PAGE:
Many parents are concerned about anxieties that their child has. All children have anxieties, yet sometimes they seem excessive. Parents can best help their when they understand the nature of their child’s inner experience, and are able to see the world through their eyes.
What is anxiety?: We are hardwired to experience anxiety, and thank goodness we are. Although it may feel as if anxiety descends on us, we actually actively generate anxiety to signal ourselves that we perceive a danger.
If a train is coming toward us, we generate anxiety based on pre-existing judgments about danger. This is more efficient than rethinking every danger situation. We respond to this signal rapidly with fight or flight defense — or coping — mechanisms.
The danger can be coming from the outside, like a train, or from the inside, such as certain impulses, desires and thoughts. For example, as early as infancy, children learn that biting impulses are disapproved of — strongly!
As children grow, they decide that other internal impulses, as well as certain emotions and thoughts, are dangerous. Perhaps they imagine, correctly or not, that these thoughts are unsafe personally, might hurt others physically or emotionally, or will incur the disapproval of loved ones. Children learn to read these internal states as dangers and activate the defense mechanisms of fight or flight internally. Usually, the signal of anxiety that children generate is tiny and their response immediate; it all occurs unconsciously.
Understanding anxiety in children: There are three possible factors when a child is excessively anxious:
• A child may be hardwired to respond to danger with an excessively strong signal, usually for genetic reasons.
• A child’s coping mechanisms may be inadequate in some way. Such a child produces anxiety signals of appropriate strength, but either cannot efficiently eliminate the anxiety with coping maneuvers or eliminates it with strategies that produce new problems, possibly inattention or impulsiveness, for example.
• A child may interpret many situations as dangerous, generating more anxiety than she can handle efficiently. This overreading of danger can develop for two possible reasons. A child may have endured frightening external events and be continuing to react to certain external situations as dangers. Or, for highly individualized reasons, a child may decide that many of his impulses, feelings and thoughts are dangerous. In this situation, the child is unable to escape the dangers in his mind.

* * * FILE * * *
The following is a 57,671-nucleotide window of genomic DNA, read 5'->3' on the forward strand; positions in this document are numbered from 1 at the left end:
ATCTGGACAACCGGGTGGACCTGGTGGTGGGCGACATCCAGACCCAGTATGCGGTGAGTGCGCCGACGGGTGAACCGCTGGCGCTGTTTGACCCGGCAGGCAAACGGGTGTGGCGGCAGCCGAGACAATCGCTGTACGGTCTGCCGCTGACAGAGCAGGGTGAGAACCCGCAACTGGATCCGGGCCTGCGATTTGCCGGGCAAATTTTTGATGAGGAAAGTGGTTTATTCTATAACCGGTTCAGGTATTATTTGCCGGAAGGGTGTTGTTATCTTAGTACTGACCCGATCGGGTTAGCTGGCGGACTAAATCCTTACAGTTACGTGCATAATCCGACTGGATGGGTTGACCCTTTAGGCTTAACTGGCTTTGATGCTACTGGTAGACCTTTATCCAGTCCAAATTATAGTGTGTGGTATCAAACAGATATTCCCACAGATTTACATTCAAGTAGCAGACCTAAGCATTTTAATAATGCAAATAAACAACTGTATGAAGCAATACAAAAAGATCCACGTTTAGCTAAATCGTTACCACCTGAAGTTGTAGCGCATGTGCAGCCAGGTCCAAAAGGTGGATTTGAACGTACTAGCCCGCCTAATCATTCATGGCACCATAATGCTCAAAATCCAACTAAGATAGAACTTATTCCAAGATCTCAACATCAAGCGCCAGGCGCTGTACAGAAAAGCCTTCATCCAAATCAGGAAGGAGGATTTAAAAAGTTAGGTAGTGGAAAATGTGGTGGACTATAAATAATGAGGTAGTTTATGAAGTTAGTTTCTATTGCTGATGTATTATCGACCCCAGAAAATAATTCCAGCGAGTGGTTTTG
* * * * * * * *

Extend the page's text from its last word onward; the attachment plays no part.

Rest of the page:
How to help: Parents can help their overanxious children in several ways. Since the most likely possibility is that such a child overreads danger, parents can consider whether he or she has been frightened by events in her life, such as a death of a pet, long trips by a parent, illnesses or deaths of loved ones, miscarriages, moves, parental discord or emotional changes in a parent. If this seems possible, parents should continue to talk about these events even though the child may seem to have coped or moved beyond them.
Parents may find that their overanxious child has a great deal going on inside. Parents should encourage questions, respect their child’s point of view and reassure him or her, while staying truthful yet sensitive to the fact that their child is not mature enough to handle certain aspects of situations.
Helping children with internal dangers is more complicated. For example, many children fear monsters. Parents often wonder how their child learned about monsters and started worrying about such mean and destructive creatures.
Children learn about monsters firsthand, as they confront their own strong aggressions.
They respond to their own monster-feelings with anxiety, fight off their impulses by not acting on them, and go into flight mode as they banish these impulses into a monster-persona living outside their home.
But then children need parental help to cope with this new version of the danger. For example, parents can use monster sprays that protect or establish no-monster zones. Children may gain strength through learning if their parents read children’s books about monsters with them. These strategies build coping mechanisms and stronger mental muscles.
Preparing children for an upcoming anxiety-laden situation also helps them develop mental muscles. As an illustration, parents can consider telling their anxious child in the morning that he or she will be going to the doctor that afternoon. Although such preparation will often cause fretting or distress, parents will be providing their child with an opportunity to experience, tolerate and master her anxiety.
It may be messy in the short term, but a child cannot master anxiety without staring directly at the “monster” of anxiety and learning that he or she can bear and overcome it. Ideally, the preparation includes a discussion with the child as an active participant in planning what would help.
When to be concerned: Paren ts of anxious children wonder when they should be concerned. Is professional help needed? We advise parents to seek professional guidance when they have tried to help in the ways we suggest and their child still seems to be suffering unduly or to be restricted in his or her full ability to engage and thrive in the various parts of life.
Excessive anxiety can be an albatross. Medication can at times relieve some of the feeling of anxiety, but when internal dangers are the cause of anxiety, the restriction of certain desires, thoughts and actions will remain. When there is a problem, childhood is the best time to work on making anxiety less of a lifelong interference.
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